Long struck for the second time in as many games, after Wes Brown's fourth-minute dismissal, and Jelavic added a second 17 minutes after the break - his first Barclays Premier League goal of the season - with the depleted Black Cats unable to stem the tide.
Indeed, had it not been for keeper Vito Mannone and the woodwork, they might have won even more comfortably.
It was just the Tigers' second league victory in 12 attempts and it could hardly have been more timely after a return of just one point from their previous five outings.
But for Sunderland, a third defeat in 15 games in all competitions plunged them back into the mire from which they hoped they had escaped and with Manchester City, Arsenal and Liverpool to come away from home in their next three fixtures, things could get worse before they get better.
England manager Roy Hodgson was among a crowd of 42,810 at the Stadium of Light, but Adam Johnson's hopes of impressing him were undone by Brown's premature departure and the re-organisation it prompted.
Sunderland went into the game still revelling in their 3-0 derby victory at Newcastle, which handed them back-to-back league wins for the first time since April last year.
But they did so with both manager Gus Poyet and chairman Ellis Short warning that there was still much hard work ahead, and their caution proved to be prophetic.
Hodgson may have turned up to watch Johnson, but it was another England international who caught his eye, if for all the wrong reasons.
Just four minutes had elapsed when full-back Phil Bardsley played a dreadful back-pass which was intercepted by Long.
The Republic of Ireland international surged towards the penalty area, only to be upended by the sliding Brown, who was immediately shown a red card by referee Mike Jones.
It was the former Manchester United defender's third dismissal of the season, although one was rescinded on appeal, and Sunderland's sixth, three of them against the Tigers.
Poyet replaced wide midfielder Fabio Borini with central defender Santiago Vergini in a bid to reconstitute his defence, but it took a stunning 16th-minute save by Vito Mannone to deny Jake Livermore.
However, Sunderland failed to make the most of the Italian's efforts as they cleared the resulting corner only as far as the Hull midfielder, whose scuffed effort was glanced into the net by Long.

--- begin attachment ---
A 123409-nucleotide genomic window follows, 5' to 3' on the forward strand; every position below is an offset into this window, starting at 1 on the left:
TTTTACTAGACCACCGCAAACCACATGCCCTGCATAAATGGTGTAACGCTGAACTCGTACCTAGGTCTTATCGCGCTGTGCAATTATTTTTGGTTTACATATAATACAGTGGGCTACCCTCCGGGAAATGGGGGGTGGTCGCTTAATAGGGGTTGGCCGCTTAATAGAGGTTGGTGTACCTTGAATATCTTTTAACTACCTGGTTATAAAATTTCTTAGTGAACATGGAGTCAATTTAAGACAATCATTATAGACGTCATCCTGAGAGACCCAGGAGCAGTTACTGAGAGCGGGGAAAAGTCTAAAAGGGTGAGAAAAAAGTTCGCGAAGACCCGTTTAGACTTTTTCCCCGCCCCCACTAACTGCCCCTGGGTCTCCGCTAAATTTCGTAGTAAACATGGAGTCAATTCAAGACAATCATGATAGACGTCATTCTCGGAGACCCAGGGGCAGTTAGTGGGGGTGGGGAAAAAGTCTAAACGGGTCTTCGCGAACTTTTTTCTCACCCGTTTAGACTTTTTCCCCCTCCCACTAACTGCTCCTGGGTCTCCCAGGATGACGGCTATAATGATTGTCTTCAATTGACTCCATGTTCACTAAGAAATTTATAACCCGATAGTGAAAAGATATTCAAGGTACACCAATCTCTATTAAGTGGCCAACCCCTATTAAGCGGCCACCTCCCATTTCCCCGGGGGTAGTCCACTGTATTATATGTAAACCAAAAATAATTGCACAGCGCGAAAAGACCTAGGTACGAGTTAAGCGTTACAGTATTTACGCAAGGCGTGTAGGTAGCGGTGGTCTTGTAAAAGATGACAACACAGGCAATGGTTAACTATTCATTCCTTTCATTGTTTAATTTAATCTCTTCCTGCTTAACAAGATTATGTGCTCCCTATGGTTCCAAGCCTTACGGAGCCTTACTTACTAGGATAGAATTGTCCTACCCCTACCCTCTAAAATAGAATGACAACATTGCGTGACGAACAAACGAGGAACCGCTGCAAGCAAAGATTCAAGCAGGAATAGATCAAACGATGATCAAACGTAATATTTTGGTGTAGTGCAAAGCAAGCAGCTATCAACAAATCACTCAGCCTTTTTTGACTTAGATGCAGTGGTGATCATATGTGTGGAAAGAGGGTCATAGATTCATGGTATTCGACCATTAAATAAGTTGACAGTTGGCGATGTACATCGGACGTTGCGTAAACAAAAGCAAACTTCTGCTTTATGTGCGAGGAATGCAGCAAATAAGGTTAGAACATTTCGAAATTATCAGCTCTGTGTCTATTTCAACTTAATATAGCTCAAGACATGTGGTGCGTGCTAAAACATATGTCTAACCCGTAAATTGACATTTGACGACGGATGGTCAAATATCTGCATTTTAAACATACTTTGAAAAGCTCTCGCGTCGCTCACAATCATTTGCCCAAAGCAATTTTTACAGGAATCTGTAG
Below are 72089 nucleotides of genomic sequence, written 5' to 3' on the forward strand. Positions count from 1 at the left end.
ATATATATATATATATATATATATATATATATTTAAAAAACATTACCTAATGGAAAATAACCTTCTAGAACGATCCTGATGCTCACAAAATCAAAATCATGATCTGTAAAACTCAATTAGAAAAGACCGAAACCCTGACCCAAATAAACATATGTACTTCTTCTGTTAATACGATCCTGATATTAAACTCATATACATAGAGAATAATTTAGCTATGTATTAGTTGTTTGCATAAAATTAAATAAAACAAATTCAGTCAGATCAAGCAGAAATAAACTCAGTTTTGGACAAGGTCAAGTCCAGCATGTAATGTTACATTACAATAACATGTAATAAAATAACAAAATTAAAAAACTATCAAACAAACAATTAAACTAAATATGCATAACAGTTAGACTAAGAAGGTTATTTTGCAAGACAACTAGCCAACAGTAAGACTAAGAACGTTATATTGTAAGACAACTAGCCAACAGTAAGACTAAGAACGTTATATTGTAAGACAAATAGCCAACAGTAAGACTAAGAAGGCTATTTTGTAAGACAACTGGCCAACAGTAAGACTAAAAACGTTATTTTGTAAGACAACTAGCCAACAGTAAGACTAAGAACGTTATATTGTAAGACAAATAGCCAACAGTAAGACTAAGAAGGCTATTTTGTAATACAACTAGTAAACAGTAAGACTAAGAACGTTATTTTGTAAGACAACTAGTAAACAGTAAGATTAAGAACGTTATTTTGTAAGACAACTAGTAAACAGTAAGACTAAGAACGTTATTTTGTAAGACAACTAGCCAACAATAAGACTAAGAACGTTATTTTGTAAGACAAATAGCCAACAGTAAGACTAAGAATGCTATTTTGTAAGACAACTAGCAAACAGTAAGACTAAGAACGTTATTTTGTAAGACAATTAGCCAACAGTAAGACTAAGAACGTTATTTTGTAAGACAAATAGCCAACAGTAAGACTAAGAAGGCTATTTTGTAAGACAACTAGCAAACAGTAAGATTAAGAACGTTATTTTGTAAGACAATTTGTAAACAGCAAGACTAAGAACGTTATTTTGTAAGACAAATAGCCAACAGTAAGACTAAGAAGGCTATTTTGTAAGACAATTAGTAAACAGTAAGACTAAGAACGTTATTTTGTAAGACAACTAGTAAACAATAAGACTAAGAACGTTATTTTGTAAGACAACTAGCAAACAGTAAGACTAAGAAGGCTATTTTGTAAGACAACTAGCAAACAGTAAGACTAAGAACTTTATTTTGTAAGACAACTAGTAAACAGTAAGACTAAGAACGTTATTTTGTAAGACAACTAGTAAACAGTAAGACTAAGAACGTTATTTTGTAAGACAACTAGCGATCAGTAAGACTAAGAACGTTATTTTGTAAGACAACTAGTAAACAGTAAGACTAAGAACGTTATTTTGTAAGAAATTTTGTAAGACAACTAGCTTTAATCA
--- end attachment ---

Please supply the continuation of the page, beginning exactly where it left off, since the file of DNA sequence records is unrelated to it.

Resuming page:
The home side, who were so impressive at St James' Park, were struggling to re-group and Mannone kept them afloat with another fine reaction save to claw Nikica Jelavic's 26th-minute corner out of the top corner.
But even he needed the help of his right post five minutes later when Long turned and drilled a stinging effort against the upright from 25 yards.
Chances at the other end were understandably fleeting with Vergini stabbing wide from Marcos Alonso's acrobatic volley within seconds of his arrival and Johnson thumping a 44th-minute volley straight into keeper Steve Harper's midriff.
But with Black Cats old boy Ahmed Elmohamady and Liam Rosenior terrorising left-back Alonso and Long making life intensely difficult for John O'Shea and Vergini, the visitors held the whip hand going into the break.
Defender Rosenior was replaced by midfielder Robert Koren at the start of the second half and Hull pushed forward in a bid to kill the game off.
Former Sunderland midfielder David Meyler passed up a half-chance when he failed to control Long's cross after good work by the excellent Livermore, and Koren blazed high and wide after a corner was cleared to him a minute later.
However, Sunderland remained patient and started to pass the ball, and after a concerted period of possession, Harper had to pull off a good save to keep out Ki Sung-yueng's deflected shot following Liam Bridcutt's intelligent pass.
Jelavic was unable to make the most of Meyler's 57th-minute through-ball as he shot harmlessly across the face of goal, but the respite was only temporary.
Poyet may wonder why full-back Maynor Figueroa was allowed to run from halfway and crash a shot against Vergini, and why Jelavic was unmarked as he leapt to head firmly past the helpless Mannone.
It was plain sailing from then on with the Black Cats seemingly resigned to their fate and the visitors in complete control.